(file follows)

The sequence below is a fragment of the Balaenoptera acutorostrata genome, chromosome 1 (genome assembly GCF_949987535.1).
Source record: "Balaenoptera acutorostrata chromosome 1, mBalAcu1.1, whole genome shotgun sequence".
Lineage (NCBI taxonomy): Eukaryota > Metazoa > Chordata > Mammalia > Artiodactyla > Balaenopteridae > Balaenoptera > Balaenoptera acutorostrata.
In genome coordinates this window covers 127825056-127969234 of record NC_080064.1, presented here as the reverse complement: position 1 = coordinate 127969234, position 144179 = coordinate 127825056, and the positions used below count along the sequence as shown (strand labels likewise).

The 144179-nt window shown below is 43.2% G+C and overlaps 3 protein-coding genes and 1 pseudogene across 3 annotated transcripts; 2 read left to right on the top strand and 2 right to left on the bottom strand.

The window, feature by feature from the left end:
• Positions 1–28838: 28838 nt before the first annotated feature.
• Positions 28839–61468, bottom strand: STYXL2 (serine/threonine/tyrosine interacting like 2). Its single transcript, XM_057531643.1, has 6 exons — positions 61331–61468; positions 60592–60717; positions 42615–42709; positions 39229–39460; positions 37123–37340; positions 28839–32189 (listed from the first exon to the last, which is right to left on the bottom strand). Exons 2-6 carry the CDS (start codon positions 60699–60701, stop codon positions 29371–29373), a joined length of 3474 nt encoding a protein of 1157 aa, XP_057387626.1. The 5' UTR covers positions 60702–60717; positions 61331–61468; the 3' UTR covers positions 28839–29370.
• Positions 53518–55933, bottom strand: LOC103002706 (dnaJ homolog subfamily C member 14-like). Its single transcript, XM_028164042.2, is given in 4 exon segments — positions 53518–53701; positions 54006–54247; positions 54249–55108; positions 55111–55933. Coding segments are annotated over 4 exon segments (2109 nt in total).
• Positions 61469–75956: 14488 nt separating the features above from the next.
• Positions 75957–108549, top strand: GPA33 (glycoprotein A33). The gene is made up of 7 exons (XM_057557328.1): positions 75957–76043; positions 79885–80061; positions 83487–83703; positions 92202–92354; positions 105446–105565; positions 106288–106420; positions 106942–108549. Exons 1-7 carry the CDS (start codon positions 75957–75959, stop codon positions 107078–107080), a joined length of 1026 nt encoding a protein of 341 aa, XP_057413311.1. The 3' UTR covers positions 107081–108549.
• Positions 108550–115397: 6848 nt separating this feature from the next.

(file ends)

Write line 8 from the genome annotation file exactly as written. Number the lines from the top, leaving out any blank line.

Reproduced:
• Positions 28839–61468, bottom strand: STYXL2 (serine/threonine/tyrosine interacting like 2). Its single transcript, XM_057531643.1, has 6 exons — positions 61331–61468; positions 60592–60717; positions 42615–42709; positions 39229–39460; positions 37123–37340; positions 28839–32189 (listed from the first exon to the last, which is right to left on the bottom strand). Exons 2-6 carry the CDS (start codon positions 60699–60701, stop codon positions 29371–29373), a joined length of 3474 nt encoding a protein of 1157 aa, XP_057387626.1. The 5' UTR covers positions 60702–60717; positions 61331–61468; the 3' UTR covers positions 28839–29370.